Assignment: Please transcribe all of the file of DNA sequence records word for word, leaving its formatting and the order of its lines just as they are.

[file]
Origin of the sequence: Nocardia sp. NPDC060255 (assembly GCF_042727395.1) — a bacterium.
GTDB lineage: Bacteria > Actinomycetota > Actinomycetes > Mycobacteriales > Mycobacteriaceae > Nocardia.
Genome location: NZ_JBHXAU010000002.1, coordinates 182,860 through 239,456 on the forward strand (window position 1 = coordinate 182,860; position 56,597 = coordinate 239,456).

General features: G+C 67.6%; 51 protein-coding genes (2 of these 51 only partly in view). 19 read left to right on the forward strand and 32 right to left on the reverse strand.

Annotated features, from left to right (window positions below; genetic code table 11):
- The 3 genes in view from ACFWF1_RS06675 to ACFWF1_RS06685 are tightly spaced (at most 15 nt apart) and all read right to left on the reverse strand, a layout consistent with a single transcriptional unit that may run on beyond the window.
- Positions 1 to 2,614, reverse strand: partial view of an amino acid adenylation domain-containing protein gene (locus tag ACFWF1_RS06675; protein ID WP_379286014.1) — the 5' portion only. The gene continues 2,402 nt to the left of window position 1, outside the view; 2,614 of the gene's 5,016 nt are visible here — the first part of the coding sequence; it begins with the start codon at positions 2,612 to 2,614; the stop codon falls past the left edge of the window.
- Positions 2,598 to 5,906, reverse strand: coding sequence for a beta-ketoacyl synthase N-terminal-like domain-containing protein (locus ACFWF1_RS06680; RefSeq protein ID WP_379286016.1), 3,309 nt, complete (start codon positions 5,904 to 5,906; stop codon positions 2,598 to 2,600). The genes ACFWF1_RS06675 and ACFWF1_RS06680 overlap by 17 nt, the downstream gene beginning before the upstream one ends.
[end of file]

Origin of the sequence: Nocardia sp. NPDC060255 (assembly GCF_042727395.1) — a bacterium.
GTDB lineage: Bacteria > Actinomycetota > Actinomycetes > Mycobacteriales > Mycobacteriaceae > Nocardia.
Genome location: NZ_JBHXAU010000002.1, coordinates 182,860 through 239,456 on the forward strand (window position 1 = coordinate 182,860; position 56,597 = coordinate 239,456).

General features: G+C 67.6%; 51 protein-coding genes (2 of these 51 only partly in view). 19 read left to right on the forward strand and 32 right to left on the reverse strand.

Annotated features, from left to right (window positions below; genetic code table 11):
- The 3 genes in view from ACFWF1_RS06675 to ACFWF1_RS06685 are tightly spaced (at most 15 nt apart) and all read right to left on the reverse strand, a layout consistent with a single transcriptional unit that may run on beyond the window.
- Positions 1 to 2,614, reverse strand: partial view of an amino acid adenylation domain-containing protein gene (locus tag ACFWF1_RS06675; protein ID WP_379286014.1) — the 5' portion only. The gene continues 2,402 nt to the left of window position 1, outside the view; 2,614 of the gene's 5,016 nt are visible here — the first part of the coding sequence; it begins with the start codon at positions 2,612 to 2,614; the stop codon falls past the left edge of the window.
- Positions 2,598 to 5,906, reverse strand: coding sequence for a beta-ketoacyl synthase N-terminal-like domain-containing protein (locus ACFWF1_RS06680; RefSeq protein ID WP_379286016.1), 3,309 nt, complete (start codon positions 5,904 to 5,906; stop codon positions 2,598 to 2,600). The genes ACFWF1_RS06675 and ACFWF1_RS06680 overlap by 17 nt, the downstream gene beginning before the upstream one ends.